The 2020s might be less roaring than the 1920s, which seems like good news for gold.
The United States is strongly polarized, with blue versus red, liberals versus conservatives, and so on. People are divided along many lines, but the biggest division line is between those who count decades from 0 to 9 and those who count them from 1 to 10. It is intuitive for many people to adopt the first method, especially that we think of decades as ‘the 20s’, ‘the 30s’, and so on. However, the catch is that there was no Year Zero, so the first decade of the common era was years 1 to 10. Following this logic, the current decade started on January 1, 2021, not January 1, 2020.
So, I feel fully entitled to investigate how gold will behave in the new decade. The issue is especially interesting as some analysts claim that we are entering the Roaring Twenties 2.0. Are they correct?
On the surface, there are some similarities. The 1920s were a decade that followed the nightmare of World War I and the Spanish Flu pandemic . It was a time of quick economic growth (the U.S. GDP grew more than 40 percent in that period) and rapid technological innovation fueled predominantly by the rising access to electricity and big improvements in transportation (automobiles and planes).
Fast forward one century and we land in the 2020s, which is a decade following the nightmare of the coronavirus pandemic . There are hopes for an acceleration in technological progress driven mainly by the rising scope of remote work, digital solutions, cloud computing, artificial intelligence, Internet of Things, 5G networks, robotization, super-batteries, electric vehicles, and so on. And given the pent-up demand and months spent in lockdowns, consumers are ready to congregate and spend!
However, there are good reasons to be skeptical about the narrative of the Roaring Twenties 2.0 . The era of post-war prosperity was fueled by the return to the normalcy in the sphere of economic policy. I refer here to the fact that after WWI, there was a successful transition from a wartime economy to a peacetime economy. In contrast, in the aftermath of the Great Recession , there is a gradual transition from the peacetime economy to a wartime economy, that was only accelerated during the epidemic and the Great Lockdown .
In particular, both the government spending and the fiscal deficits were sharply reduced in the post-war era. In consequence, the U.S. public debt declined, especially in real terms. Similarly, the Fed reversed its monetary policy and allowed for monetary contraction (and quick recession) in 1919-20 to reverse wartime inflation .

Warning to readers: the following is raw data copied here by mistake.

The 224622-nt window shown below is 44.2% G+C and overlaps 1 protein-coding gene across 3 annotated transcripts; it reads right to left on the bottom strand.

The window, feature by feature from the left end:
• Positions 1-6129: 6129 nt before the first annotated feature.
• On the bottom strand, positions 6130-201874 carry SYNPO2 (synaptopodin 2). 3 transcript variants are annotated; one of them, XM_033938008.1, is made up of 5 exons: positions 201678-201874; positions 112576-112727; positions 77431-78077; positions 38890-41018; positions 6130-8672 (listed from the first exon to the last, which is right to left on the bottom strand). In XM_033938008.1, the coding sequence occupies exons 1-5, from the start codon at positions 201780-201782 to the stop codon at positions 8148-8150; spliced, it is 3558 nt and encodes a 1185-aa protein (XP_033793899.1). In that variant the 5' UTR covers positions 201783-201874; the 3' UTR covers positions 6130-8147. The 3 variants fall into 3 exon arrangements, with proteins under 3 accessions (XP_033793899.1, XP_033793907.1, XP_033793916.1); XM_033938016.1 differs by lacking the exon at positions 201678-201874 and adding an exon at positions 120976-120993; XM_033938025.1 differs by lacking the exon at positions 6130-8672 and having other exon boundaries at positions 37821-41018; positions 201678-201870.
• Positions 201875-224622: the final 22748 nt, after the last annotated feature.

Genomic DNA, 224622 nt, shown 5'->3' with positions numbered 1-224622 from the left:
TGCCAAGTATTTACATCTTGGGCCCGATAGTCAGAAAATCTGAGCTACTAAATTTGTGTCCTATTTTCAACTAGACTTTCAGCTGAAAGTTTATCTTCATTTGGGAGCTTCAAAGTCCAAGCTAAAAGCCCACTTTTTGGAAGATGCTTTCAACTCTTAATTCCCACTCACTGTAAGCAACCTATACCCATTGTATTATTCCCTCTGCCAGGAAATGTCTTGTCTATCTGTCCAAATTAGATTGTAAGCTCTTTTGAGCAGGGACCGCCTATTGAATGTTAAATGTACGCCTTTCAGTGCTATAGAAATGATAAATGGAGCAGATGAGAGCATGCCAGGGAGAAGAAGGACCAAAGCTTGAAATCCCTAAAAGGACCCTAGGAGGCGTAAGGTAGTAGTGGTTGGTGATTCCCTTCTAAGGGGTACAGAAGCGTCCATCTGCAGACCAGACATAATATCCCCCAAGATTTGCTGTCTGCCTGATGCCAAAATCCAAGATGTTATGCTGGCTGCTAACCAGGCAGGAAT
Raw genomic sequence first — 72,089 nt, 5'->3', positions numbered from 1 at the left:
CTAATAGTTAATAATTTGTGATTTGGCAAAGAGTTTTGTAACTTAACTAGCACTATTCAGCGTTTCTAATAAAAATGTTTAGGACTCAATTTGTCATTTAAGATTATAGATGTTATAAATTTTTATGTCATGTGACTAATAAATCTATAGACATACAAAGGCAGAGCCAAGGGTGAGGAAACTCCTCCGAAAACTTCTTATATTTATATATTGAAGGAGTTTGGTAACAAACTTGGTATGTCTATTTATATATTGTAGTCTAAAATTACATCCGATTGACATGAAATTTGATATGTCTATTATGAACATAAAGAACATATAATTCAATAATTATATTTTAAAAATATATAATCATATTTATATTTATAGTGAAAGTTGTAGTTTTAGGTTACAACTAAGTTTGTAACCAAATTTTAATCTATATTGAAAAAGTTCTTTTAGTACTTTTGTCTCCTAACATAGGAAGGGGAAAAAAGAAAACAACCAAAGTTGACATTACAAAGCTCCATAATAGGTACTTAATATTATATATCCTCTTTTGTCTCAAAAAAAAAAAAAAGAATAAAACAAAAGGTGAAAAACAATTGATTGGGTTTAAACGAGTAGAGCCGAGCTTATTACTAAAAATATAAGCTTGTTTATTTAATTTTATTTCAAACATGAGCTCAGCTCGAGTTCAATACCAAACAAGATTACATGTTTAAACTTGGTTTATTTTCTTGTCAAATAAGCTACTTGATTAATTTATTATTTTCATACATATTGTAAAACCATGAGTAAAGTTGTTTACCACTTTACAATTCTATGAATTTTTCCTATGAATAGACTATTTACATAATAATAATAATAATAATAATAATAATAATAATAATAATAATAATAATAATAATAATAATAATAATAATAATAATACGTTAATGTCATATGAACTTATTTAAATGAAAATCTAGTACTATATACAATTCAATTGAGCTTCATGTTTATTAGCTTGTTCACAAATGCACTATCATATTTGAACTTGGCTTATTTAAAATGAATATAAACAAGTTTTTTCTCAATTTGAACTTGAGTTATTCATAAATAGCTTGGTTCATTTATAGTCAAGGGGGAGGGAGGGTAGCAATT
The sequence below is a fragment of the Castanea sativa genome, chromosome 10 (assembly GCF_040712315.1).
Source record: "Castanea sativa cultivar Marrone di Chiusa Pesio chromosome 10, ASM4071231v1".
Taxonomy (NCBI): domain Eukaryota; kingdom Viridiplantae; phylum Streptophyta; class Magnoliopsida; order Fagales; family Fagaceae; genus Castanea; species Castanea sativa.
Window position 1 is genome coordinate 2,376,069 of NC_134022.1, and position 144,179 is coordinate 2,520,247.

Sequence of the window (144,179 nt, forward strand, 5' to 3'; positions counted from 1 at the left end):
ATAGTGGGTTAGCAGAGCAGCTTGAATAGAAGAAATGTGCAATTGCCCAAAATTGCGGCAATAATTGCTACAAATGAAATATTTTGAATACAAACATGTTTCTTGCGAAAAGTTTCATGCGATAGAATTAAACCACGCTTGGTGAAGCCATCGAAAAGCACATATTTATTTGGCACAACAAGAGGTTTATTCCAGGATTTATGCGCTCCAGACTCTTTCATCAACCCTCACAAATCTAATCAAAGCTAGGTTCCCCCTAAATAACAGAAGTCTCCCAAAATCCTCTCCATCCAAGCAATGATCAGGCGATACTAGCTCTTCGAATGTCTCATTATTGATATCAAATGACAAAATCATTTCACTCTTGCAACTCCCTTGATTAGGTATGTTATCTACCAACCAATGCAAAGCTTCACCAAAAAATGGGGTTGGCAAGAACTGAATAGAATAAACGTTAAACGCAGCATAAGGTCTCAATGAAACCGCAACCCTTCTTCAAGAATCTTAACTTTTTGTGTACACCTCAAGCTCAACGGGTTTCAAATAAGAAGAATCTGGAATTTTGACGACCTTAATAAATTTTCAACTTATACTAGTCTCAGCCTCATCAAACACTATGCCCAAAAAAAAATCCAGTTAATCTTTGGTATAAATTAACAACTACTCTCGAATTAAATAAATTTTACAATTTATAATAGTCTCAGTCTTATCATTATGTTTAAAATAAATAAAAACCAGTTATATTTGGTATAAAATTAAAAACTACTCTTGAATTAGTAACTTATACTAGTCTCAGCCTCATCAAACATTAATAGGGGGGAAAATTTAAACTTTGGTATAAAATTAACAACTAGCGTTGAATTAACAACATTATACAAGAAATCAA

In other words, the tighter monetary and fiscal policies led to an environment of economic prosperity. Also helpful for the U.S. were developments such as trustbusting and an economic recovery in Germany after its hyperinflation – all developments that will not replay in the 2020s.
In contrast, neither the fiscal policy nor the monetary policy are going to normalize anytime soon , even if the COVID-19 pandemic is brought under control. The national debt has risen by almost $7.8 trillion under Trump’s presidency – a level that rivals Italy’s. The debt-to-GDP ratio has soared, as the chart below shows. And Joe Biden doesn’t worry about deficits – instead, with his plan of $1.9 trillion economic stimulus, he is going to balloon the public debt even further by increasing government spending.
But maybe we shouldn’t worry about the debt? After all, after WW2, the public debt was even higher, but the economy didn’t collapse – actually, it grew so rapidly that the debt-to-GDP ratio diminished significantly. Yup, that’s correct, but after the pandemic, the economy will not recover as quickly as in the aftermath of WW2. Oh, and by the way, the economy grew its way out of debt only thanks to several years of high inflation .
Therefore, the current complacency and naïve belief in low- interest rates and debt-driven economic recovery makes the scenario of the Roaring Twenties 2.0 not very likely, despite all the fantastic technological progress we are observing. So, instead of acceleration, we could rather observe an economic slowdown due to the poor economic policy that hampers the expansion of the private sector. Indeed, the recent report by the World Bank warns about the lost decade: “If history is any guide, unless there are substantial and effective reforms, the global economy is heading for a decade of disappointing growth outcomes.” This is good news for the gold market.
But even if the Roaring Twenties 2.0 do happen, it wouldn’t have to be very bad for the yellow metal. It’s true that the 1920s was a period of wealth, prosperity, and decadence in which people didn’t think about preserving capital and investing in safe-haven assets such as gold . In contrast, there was a lot of risk-taking fueling the boom in the stock market. However, the Roaring Twenties were an inflationary period of debt-driven growth that ended in the systemic economic crisis called the Great Depression – and gold can shine in such an macroeconomic environment .
(By Arkadiusz Sieron)